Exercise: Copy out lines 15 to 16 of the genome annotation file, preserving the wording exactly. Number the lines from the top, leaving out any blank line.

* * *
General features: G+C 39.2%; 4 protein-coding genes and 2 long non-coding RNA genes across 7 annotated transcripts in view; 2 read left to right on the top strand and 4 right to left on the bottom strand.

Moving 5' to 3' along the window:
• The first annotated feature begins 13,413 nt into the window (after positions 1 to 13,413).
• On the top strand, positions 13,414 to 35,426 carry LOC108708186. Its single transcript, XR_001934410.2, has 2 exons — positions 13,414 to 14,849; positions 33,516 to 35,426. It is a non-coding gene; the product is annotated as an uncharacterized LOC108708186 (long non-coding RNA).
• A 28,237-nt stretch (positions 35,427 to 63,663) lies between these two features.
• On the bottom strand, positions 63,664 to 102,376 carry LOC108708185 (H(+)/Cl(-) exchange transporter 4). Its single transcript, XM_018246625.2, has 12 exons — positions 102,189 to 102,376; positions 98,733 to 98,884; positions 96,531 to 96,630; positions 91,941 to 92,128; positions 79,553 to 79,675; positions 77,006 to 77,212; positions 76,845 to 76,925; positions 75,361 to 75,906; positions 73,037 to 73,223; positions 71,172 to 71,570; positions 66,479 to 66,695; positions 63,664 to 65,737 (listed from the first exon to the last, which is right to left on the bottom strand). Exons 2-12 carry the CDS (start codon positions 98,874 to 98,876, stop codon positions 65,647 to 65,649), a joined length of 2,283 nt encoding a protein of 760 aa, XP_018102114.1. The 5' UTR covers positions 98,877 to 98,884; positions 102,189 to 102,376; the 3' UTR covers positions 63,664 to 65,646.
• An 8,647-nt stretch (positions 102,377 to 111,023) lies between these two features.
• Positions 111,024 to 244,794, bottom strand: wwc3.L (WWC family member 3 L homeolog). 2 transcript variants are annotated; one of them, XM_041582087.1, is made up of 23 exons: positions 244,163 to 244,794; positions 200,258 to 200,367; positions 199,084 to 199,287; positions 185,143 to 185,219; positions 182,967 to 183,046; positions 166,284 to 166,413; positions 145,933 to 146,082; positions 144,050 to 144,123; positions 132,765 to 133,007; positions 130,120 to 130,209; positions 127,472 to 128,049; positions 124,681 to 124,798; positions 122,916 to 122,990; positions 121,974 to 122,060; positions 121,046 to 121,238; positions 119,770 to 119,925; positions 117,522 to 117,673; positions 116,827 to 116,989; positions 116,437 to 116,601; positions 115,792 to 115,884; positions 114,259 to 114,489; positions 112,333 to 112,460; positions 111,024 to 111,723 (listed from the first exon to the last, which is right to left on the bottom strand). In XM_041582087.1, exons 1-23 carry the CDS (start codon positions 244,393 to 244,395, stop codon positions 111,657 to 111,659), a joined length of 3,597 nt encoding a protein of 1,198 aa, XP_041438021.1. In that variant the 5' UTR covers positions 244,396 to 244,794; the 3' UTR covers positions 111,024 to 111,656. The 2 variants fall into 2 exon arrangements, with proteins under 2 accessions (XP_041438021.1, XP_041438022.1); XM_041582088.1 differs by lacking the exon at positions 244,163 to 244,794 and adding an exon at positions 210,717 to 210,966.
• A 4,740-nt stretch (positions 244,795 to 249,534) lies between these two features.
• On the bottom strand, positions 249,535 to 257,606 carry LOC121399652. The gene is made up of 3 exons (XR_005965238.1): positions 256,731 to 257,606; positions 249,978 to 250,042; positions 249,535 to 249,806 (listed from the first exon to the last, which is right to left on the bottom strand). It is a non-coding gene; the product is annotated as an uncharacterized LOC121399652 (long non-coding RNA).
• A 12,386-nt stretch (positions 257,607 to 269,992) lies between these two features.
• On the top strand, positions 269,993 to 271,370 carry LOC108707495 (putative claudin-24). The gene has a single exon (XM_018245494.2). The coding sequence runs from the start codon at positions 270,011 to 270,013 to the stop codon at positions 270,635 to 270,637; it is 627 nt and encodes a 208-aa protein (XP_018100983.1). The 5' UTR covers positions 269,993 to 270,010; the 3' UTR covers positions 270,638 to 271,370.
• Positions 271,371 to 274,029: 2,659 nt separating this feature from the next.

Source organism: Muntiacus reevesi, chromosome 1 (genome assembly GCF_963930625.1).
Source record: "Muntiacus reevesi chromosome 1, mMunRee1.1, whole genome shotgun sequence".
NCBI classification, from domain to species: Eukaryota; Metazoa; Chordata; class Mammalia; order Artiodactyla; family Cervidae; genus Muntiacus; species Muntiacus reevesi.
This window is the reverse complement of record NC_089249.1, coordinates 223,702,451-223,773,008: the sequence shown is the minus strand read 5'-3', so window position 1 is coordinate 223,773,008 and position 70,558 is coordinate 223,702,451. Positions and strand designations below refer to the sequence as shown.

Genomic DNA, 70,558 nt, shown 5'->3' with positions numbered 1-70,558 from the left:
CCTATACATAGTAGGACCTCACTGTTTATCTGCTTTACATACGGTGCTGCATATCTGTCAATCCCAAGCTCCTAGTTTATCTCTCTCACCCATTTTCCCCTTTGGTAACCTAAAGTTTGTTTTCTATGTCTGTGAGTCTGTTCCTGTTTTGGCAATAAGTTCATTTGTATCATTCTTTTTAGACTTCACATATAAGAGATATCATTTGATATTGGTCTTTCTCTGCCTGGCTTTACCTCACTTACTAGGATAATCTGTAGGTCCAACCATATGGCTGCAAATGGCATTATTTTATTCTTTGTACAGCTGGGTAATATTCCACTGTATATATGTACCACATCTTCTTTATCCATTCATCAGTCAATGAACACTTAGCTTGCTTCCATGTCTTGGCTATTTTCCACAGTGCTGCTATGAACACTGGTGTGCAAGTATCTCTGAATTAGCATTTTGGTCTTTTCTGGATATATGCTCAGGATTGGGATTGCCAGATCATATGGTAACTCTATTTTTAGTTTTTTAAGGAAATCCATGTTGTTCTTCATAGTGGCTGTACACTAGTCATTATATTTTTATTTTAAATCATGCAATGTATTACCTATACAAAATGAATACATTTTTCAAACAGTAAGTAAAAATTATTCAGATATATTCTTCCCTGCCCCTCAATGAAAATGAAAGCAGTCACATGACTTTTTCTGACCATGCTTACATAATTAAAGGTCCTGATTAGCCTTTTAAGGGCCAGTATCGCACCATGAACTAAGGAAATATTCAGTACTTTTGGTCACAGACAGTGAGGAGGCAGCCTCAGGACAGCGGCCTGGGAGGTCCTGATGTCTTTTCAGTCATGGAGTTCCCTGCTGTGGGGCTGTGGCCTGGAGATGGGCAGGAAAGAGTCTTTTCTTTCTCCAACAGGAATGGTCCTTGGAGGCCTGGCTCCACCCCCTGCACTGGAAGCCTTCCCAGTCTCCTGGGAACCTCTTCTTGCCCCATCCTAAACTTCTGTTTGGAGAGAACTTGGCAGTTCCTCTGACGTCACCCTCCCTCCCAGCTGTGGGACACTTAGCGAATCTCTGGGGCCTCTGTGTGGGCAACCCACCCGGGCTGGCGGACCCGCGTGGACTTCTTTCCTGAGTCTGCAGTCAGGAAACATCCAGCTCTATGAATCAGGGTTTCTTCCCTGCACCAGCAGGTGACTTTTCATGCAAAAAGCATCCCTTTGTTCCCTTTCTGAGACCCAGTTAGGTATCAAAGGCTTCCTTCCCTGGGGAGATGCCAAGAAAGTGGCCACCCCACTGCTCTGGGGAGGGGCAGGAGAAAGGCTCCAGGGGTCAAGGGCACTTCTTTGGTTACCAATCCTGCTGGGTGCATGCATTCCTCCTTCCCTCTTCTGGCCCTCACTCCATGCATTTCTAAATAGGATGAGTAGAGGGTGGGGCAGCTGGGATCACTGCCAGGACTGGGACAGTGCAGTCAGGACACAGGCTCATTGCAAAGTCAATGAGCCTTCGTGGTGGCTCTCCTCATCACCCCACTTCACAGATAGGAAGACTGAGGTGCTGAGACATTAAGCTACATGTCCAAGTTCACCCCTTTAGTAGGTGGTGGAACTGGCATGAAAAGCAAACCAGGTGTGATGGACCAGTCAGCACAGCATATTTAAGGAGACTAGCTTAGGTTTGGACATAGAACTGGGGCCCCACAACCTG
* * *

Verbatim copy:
Source record: "Muntiacus reevesi chromosome 1, mMunRee1.1, whole genome shotgun sequence".
NCBI classification, from domain to species: Eukaryota; Metazoa; Chordata; class Mammalia; order Artiodactyla; family Cervidae; genus Muntiacus; species Muntiacus reevesi.